Abandoning Pakistan would be a “dangerous” step for the U.S., according to the Chairman of the Joint Chiefs of Staff, Mike Mullen.
Mullen, who recently visited Pakistan along with Secretary of State Hilary Clinton to sort out the friction between the two countries following the shocking discovery (and subsequent assassination) of Osama bin Laden in a compound near the capital Islamabad last month.
Pakistan, Mullen asserted, needs to resolve its internal security problems and that its leaders have endured a great deal of introspection since bin Laden’s killing.
I think we need to give [the Pakistani political leadership] a little time and space to do that. And that makes all the sense in the world to me, Mullen told reporters.
I think the worst thing we could do would be cut them off.”
Since the revelation that bin Laden has been living comfortably in a compound in Abbottabad, Pakistan, rumors and accusations have swirled about how complicit Pakistani intelligence and security officials were in harboring the terrorist chief. Several US lawmakers have called for rescinding the billion dollars in aid that Pakistan has received from the U.S.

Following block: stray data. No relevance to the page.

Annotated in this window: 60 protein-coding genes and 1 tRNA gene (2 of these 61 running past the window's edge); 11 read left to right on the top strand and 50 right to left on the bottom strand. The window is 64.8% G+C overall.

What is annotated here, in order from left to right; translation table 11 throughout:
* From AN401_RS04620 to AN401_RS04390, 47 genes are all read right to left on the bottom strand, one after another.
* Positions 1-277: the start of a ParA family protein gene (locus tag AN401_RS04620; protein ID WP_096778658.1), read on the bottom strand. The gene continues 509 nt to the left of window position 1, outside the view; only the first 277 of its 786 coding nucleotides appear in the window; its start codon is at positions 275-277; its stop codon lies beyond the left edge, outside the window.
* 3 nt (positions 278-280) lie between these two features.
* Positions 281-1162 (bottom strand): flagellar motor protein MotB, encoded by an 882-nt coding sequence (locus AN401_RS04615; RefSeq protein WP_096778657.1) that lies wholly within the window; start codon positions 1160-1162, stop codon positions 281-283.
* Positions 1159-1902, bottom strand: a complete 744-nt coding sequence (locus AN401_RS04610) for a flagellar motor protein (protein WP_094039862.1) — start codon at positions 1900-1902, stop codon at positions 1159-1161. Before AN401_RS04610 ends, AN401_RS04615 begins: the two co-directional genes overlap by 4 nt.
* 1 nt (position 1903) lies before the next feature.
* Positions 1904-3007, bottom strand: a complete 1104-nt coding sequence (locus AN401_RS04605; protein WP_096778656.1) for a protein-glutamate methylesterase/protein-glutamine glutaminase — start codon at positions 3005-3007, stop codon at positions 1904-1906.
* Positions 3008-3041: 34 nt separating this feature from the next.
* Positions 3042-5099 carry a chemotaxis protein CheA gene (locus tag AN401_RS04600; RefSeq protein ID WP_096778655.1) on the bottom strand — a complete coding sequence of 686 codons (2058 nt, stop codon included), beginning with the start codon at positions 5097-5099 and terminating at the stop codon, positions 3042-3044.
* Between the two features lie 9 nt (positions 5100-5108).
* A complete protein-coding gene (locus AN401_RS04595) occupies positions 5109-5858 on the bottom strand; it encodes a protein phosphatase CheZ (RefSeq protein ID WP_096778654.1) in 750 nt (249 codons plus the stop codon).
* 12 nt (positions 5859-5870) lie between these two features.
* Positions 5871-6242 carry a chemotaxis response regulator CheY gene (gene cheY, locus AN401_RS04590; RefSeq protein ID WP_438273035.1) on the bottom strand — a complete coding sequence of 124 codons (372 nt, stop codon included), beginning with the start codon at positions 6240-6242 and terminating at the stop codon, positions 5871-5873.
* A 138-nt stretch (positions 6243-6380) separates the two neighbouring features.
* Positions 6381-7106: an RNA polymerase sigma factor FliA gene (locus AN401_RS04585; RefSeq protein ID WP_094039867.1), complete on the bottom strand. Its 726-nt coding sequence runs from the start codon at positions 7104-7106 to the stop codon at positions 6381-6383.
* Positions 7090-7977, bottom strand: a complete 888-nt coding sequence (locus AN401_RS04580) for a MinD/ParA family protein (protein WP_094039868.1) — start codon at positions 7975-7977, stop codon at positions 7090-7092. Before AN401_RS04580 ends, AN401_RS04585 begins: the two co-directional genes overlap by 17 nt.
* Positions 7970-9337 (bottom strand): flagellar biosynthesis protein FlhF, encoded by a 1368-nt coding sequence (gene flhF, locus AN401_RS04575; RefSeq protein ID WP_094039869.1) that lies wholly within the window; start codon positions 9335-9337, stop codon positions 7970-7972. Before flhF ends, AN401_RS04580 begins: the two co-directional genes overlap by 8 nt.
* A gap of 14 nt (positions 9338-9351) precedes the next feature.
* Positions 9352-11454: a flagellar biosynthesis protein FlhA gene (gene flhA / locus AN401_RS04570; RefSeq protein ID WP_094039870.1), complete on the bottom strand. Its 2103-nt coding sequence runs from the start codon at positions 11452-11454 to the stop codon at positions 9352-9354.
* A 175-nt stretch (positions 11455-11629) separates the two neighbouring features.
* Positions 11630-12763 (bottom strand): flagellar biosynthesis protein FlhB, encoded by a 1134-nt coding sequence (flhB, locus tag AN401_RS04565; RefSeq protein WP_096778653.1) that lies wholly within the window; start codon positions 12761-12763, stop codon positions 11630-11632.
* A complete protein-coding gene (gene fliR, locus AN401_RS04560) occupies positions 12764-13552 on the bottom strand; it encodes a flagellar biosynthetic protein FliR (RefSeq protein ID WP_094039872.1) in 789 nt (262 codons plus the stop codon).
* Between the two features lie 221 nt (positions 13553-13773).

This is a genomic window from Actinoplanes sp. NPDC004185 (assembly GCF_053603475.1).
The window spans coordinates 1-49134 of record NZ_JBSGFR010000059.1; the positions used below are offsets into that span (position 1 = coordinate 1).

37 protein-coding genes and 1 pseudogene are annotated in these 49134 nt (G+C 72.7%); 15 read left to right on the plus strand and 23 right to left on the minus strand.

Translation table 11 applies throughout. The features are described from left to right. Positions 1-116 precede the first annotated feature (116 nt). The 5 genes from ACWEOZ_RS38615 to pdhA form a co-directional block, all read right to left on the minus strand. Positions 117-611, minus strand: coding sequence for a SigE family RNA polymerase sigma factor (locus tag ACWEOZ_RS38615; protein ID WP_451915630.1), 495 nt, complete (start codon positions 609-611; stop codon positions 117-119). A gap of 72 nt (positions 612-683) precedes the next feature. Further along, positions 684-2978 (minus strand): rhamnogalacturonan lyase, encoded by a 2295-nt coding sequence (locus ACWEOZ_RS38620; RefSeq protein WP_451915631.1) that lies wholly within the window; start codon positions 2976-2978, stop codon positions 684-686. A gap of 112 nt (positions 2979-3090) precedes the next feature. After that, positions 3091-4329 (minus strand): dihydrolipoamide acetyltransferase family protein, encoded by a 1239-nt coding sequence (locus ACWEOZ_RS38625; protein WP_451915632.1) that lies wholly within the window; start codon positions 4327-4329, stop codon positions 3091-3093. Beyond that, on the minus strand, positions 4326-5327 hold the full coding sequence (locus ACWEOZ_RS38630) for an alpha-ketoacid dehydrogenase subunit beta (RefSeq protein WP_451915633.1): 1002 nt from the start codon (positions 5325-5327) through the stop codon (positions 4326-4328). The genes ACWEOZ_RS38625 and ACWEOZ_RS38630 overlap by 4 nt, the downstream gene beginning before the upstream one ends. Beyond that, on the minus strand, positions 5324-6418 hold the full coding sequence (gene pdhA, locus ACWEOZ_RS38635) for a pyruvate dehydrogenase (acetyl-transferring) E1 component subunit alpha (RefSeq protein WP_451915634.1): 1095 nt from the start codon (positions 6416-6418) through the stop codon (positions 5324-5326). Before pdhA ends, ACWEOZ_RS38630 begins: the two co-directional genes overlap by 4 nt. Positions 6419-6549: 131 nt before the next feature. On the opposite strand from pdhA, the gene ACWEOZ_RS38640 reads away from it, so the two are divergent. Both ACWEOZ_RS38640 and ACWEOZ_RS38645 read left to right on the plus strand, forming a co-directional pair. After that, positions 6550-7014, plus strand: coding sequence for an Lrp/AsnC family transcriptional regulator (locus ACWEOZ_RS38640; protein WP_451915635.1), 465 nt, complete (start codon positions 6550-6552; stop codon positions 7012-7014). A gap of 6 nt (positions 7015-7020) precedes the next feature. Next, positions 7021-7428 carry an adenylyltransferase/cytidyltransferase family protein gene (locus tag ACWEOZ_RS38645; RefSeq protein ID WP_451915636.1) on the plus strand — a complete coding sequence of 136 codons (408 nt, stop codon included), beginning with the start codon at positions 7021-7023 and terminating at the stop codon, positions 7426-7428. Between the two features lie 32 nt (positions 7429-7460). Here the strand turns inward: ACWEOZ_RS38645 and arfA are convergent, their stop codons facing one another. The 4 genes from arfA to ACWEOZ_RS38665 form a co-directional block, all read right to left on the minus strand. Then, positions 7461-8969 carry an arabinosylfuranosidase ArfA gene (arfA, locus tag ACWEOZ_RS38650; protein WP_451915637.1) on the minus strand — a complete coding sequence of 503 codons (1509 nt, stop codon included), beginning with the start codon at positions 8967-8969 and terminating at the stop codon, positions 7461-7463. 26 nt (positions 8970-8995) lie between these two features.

However, Mullen warned that if Washington started to cut off ties with Pakistan, then ten years from now, twenty years from now, we go back and it's much more intense and it's much more dangerous.”
We're just not living in a world where we can afford to be unengaged in a place like this, he added.
Mullen also noted that Pakistan has requested a very significant cutback in the number of US personnel who are training the Pakistani military.
They're going to have to finish [their internal debates on their relationship with the US military] before we get back to a point where we're doing any kind of significant training, Mullen said.